New Patent Rules on Hold - Sent Using Google Toolbar

New Patent Rules on Hold

New Patent Rules on Hold
Drug Discovery & Development - November 05, 2007

New rules designed to improve patent quality and the effectiveness and efficiency of patent examination scheduled to go into effect on November 1 were delayed following a last-minute court ruling. On October 31, U.S. District Court for the Eastern District of Virginia, ruling on a complaint filed by GlaxoSmithKline, issued a preliminary injunction delaying the new rules from taking effect.

The Biotechnology Industry Organization (BIO), Pharmaceutical and Research Manufacturers of America, and the American Intellectual Property Law Association filed supporting complaints. Opponents to the rules identified key concerns:

  • The proposed rules would reduce the number of times a patent applicant could contest or amend rejected or pending patent claims. Previously, applicants could file an unlimited number of amendments or challenges, known as continuations. Under the new rules, applicants could file two continuations;  any additional challenges must include an explanation justifying the request.
  • Continuations are considered an important tool for pharmaceutical patent applicants, because new information about an invention often comes to light after the initial patent application has been filed. Many companies use continuations to delay introduction of a product, monitor market developments, and then modify their patents to take advantage of emerging trends. This information can be added to the application via a continuation, allowing the applicant to retain the original filing date.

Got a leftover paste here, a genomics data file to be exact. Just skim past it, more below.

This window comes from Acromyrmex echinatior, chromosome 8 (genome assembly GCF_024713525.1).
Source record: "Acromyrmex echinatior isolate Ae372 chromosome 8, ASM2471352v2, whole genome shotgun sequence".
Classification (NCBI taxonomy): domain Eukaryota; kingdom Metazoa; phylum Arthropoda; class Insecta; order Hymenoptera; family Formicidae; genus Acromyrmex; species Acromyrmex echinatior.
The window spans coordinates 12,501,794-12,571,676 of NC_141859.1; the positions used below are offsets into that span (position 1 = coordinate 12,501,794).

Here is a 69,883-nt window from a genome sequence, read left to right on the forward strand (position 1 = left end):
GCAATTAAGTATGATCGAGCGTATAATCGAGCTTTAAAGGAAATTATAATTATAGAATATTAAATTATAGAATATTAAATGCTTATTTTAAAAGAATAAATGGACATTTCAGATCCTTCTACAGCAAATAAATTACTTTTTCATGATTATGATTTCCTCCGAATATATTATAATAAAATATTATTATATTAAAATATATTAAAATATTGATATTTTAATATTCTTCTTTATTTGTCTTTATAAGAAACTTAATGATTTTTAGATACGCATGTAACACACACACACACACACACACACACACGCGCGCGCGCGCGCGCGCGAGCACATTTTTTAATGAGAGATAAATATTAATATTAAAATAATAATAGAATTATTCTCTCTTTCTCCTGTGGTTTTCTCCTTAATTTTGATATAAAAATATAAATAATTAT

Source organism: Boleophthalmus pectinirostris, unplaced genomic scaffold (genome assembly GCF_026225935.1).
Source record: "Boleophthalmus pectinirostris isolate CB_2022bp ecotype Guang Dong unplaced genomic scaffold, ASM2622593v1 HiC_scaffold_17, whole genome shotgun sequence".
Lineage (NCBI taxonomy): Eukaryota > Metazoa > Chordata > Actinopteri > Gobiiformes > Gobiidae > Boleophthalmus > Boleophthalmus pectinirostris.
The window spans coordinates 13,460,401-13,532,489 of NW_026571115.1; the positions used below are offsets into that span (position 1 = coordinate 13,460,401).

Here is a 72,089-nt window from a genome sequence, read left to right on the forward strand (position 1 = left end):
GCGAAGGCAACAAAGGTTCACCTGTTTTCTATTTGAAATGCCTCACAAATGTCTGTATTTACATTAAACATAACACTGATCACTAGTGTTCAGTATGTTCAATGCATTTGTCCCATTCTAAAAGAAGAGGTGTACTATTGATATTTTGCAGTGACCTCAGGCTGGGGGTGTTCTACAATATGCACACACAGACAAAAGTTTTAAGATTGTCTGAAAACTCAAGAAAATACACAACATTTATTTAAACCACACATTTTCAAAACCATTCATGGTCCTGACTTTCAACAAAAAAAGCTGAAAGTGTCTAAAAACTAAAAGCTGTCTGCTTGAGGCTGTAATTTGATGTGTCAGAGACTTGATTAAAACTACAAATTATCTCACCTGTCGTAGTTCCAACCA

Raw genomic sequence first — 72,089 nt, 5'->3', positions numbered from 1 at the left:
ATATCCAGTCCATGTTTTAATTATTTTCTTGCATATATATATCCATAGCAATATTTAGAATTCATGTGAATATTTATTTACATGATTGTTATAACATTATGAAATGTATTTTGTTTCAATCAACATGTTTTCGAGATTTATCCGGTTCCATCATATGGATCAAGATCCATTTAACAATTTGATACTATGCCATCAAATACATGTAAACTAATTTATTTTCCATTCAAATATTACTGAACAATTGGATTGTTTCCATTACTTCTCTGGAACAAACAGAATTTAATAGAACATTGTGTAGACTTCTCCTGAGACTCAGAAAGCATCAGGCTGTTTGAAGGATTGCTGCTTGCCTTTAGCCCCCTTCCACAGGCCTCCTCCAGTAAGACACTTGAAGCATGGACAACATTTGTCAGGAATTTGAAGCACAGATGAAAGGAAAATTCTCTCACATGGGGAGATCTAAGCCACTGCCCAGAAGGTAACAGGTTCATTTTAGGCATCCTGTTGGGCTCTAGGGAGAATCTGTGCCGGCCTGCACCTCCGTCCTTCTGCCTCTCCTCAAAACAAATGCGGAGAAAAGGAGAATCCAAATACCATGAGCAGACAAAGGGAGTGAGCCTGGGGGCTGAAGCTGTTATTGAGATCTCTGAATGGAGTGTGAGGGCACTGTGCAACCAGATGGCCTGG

• The US Patent and Trademark Office (USPTO) wants to limit the number of continuations to help make the patent-application process more efficient and to reduce its massive application backlog. Continuation requests accounted for nearly 30% of all patent applications in 2006, up from 27% in 2005 and 25% in 2004, according to the office.
  • Opponents of the new rules said the rules were unclear, stifled innovation, and would make it more expensive for small companies and individual inventors to patent their inventions.

USPTO employees will continue processing and examining patent applications under the rules and procedures in effect on October 31, 2007, until further notice, according to the USPTO Web site.

More information:
Biotechnology Industry Organization